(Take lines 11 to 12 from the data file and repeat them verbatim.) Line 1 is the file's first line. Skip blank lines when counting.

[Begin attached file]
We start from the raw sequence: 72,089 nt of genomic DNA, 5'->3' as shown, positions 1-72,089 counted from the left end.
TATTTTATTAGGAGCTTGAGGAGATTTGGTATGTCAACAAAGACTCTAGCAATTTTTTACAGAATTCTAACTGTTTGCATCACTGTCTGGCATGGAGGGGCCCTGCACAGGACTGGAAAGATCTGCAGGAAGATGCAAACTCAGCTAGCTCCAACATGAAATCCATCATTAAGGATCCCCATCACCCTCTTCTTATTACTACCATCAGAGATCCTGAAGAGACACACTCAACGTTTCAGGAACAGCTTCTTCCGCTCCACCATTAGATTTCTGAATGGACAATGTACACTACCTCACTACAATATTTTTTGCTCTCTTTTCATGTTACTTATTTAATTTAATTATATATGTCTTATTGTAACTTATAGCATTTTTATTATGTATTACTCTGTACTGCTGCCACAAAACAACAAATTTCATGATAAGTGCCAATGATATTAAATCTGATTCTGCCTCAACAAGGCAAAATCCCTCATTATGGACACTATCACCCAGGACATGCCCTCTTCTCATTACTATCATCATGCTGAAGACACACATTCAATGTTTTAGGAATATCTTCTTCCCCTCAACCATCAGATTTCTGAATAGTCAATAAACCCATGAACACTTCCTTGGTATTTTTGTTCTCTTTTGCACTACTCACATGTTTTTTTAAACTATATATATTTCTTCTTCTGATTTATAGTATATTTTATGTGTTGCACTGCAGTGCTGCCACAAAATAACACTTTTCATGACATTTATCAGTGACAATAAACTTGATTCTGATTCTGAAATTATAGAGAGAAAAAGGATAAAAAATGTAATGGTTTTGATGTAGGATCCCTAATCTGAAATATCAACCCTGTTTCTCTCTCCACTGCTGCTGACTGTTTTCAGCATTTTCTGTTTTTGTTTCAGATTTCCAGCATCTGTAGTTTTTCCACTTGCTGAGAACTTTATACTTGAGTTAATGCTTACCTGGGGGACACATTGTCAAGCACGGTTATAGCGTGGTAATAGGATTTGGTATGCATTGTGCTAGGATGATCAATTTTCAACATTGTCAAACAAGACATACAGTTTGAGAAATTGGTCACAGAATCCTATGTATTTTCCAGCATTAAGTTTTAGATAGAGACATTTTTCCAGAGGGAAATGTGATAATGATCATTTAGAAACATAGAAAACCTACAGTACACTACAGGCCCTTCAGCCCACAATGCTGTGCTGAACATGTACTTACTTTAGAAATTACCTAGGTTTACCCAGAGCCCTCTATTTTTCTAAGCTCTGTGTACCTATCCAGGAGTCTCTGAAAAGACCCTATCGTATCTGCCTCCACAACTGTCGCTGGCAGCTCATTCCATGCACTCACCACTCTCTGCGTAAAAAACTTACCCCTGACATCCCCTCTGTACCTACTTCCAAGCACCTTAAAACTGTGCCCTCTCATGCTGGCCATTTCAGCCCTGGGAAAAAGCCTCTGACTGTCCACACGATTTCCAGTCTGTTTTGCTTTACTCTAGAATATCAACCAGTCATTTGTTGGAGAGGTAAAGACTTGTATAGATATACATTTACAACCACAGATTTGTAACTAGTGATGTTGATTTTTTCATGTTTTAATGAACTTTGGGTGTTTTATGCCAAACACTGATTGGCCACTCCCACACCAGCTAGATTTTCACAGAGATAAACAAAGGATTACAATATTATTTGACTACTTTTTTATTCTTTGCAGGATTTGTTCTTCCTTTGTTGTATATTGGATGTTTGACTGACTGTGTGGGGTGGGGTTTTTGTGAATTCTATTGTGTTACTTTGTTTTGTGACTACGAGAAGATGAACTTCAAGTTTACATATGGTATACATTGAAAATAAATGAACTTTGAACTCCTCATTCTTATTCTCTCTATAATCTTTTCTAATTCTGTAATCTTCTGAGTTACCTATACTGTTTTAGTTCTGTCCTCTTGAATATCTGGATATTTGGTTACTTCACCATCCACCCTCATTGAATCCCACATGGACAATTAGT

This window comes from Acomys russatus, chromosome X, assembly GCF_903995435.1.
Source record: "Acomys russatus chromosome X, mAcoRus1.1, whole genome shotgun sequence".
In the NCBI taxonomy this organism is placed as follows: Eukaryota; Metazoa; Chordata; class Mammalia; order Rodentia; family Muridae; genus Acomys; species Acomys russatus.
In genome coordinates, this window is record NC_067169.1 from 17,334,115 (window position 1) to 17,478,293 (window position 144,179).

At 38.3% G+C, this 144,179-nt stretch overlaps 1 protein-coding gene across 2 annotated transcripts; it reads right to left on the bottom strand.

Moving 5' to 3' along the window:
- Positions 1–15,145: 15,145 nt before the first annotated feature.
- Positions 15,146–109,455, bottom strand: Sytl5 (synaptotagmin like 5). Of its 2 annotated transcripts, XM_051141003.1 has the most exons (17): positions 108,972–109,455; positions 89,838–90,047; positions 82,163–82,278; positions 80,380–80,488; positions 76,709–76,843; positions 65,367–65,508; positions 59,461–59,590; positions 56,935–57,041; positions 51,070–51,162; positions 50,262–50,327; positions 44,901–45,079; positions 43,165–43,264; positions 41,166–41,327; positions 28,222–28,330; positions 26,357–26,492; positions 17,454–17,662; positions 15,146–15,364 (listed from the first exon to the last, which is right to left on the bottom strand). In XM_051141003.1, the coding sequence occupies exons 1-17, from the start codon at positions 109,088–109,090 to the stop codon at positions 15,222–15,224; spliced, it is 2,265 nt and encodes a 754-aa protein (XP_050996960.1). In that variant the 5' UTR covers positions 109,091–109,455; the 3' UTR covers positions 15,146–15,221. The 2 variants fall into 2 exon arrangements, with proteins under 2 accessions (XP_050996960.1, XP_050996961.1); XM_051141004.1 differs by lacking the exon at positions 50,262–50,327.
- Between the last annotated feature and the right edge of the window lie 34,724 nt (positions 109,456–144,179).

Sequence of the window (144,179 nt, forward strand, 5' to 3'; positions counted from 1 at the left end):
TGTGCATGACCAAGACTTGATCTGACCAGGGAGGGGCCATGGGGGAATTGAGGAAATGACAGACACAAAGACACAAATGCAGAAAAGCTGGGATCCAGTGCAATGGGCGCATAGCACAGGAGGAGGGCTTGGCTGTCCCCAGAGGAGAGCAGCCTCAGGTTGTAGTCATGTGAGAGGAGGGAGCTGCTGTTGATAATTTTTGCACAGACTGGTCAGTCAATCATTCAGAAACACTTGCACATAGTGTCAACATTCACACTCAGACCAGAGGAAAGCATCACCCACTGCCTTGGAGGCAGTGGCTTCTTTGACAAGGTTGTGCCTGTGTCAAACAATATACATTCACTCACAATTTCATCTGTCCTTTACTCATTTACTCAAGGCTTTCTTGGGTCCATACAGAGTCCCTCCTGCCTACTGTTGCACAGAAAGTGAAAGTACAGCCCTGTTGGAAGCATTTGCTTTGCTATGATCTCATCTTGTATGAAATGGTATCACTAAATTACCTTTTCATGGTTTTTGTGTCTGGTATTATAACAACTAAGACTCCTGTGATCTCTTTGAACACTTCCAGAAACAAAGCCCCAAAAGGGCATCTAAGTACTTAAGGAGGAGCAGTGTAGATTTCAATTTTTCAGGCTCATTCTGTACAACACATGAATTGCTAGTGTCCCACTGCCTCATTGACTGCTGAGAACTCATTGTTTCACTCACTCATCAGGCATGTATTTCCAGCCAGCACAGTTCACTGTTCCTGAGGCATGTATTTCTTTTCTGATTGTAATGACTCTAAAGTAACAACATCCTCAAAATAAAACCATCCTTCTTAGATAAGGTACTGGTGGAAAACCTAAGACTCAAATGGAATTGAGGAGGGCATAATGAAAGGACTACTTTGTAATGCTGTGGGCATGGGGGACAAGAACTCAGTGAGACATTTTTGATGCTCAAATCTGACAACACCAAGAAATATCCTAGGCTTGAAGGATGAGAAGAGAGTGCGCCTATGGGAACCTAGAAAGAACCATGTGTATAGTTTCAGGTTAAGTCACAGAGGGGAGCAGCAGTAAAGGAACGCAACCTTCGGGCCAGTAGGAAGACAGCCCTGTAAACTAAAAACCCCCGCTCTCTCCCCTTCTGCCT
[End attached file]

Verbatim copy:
- Between the last annotated feature and the right edge of the window lie 34,724 nt (positions 109,456–144,179).

Sequence of the window (144,179 nt, forward strand, 5' to 3'; positions counted from 1 at the left end):